There are three major interpretations of the phrase here. (1) In the Book of Job the phrase clearly refers to angelic beings. In Genesis 6 the “sons of God” are distinct from “humankind,” suggesting they were not human. This is consistent with the use of the phrase in Job. Since the passage speaks of these beings cohabiting with women, they must have taken physical form or possessed the bodies of men. An early Jewish tradition preserved in 1 En. 6-7 elaborates on this angelic revolt and even names the ringleaders. (2) Not all scholars accept the angelic interpretation of the “sons of God,” however. Some argue that the “sons of God” were members of Seth’s line, traced back to God through Adam in Gen 5, while the “daughters of humankind” were descendants of Cain. But, as noted above, the text distinguishes the “sons of God” from humankind (which would include the Sethites as well as the Cainites) and suggests that the “daughters of humankind” are human women in general, not just Cainites. (3) Others identify the “sons of God” as powerful tyrants, perhaps demon-possessed, who viewed themselves as divine and, following the example of Lamech (see Gen 4:19), practiced polygamy. But usage of the phrase “sons of God” in Job militates against this view, (NET Notes Genesis 6:2, emphasis mine).
Neither Marry nor Are Given in Marriage
To some people, fallen angels having the ability to take physical form and procreate would seem to create a contradiction in Scripture. In Matthew 22:30 we read: “For in the resurrection they neither marry nor are given in marriage, but are like angels in heaven.” This would seem to say that angels are not capable of having offspring and if that is the case, then Genesis 6 could certainly not be referring to fallen angels having some type of sexual relations with women. The parallel passage in Luke sheds more light on the text and seems to be a fuller rendering of what Jesus said on the subject whereas the Matthean and Markan accounts are abbreviated. In Luke we read:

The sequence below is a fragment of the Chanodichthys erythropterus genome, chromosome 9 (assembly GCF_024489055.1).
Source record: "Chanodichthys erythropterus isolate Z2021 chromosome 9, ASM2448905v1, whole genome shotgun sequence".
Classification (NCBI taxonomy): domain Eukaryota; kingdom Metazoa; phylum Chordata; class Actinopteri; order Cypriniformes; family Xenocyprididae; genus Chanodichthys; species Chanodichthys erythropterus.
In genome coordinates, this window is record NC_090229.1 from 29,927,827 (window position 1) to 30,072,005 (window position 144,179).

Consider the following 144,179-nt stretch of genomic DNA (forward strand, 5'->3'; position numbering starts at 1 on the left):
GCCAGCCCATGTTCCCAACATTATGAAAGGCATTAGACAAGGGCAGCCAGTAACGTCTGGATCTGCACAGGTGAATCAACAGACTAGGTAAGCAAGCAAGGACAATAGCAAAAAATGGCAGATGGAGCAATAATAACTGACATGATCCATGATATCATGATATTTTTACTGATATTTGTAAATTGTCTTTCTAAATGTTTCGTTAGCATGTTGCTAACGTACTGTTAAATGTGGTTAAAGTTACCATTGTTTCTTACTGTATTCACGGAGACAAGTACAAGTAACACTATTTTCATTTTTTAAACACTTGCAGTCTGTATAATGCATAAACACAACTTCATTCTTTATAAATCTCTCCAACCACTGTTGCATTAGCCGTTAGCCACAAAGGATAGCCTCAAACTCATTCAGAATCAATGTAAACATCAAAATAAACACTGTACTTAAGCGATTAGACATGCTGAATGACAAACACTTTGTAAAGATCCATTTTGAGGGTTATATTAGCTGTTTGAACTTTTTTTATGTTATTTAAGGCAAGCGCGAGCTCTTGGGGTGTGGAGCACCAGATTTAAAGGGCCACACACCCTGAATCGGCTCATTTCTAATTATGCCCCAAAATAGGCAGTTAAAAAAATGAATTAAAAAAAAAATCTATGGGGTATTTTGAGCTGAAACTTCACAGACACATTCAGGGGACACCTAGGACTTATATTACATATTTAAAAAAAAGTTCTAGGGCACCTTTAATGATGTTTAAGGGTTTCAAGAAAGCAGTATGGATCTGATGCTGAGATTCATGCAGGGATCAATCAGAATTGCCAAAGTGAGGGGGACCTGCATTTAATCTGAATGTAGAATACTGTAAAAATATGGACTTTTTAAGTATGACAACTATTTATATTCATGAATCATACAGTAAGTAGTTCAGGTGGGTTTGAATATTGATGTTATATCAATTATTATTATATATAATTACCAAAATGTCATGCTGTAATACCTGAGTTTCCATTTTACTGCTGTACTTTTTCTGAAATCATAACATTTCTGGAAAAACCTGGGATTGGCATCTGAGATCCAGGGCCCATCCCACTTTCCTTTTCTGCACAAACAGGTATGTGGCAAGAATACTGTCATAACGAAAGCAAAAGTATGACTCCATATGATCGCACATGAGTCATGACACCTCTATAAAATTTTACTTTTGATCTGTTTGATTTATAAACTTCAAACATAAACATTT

but those who are considered worthy to attain to that age and to the resurrection from the dead neither marry nor are given in marriage, for they cannot die anymore, because they are equal to angels and are sons of God, being sons of the resurrection,” (Luke 20:35-36).
Notice that Jesus says that those who attain that age and the resurrection from the dead neither marry nor are given in marriage “for they cannot die anymore.” The thrust of the passage is not the potential of sexual ability in heaven! Remember, the Sadducees, who denied the resurrection, were trying to pull a fast one on Jesus by asking whose wife [m1] the woman (having seven husbands) would be in heaven. The question and answer had nothing to do with the ability to pass on seed but rather to the fact that there is a resurrection of the dead; the new order is different than the here and now. God told Adam and Eve to be fruitful (that is to have sexual relations) and fill the earth. From Jesus’ words we see that there will be no need for any more procreation (to fill the earth) “for they cannot die anymore.” However, this verse cannot be used to prove that angelic beings lacked the ability to mingle their seed with the daughters of men. It would seem that they were merely forbidden to do so (as we will see from 2 Peter and Jude as well as extra-biblical sources).
We saw earlier that the term “sons of God” refers to angels and humans who are direct creations of God. Angels are all by definition sons of God since they do not have parents but were produced directly by God. We therefore conclude that the sons of God in Genesis 6 were in fact angels who had relations with the daughters of Adam. The text in Genesis 6 doesn’t say if they were good or bad angels but based on the flood that followed it is safe to assume that they were fallen angels.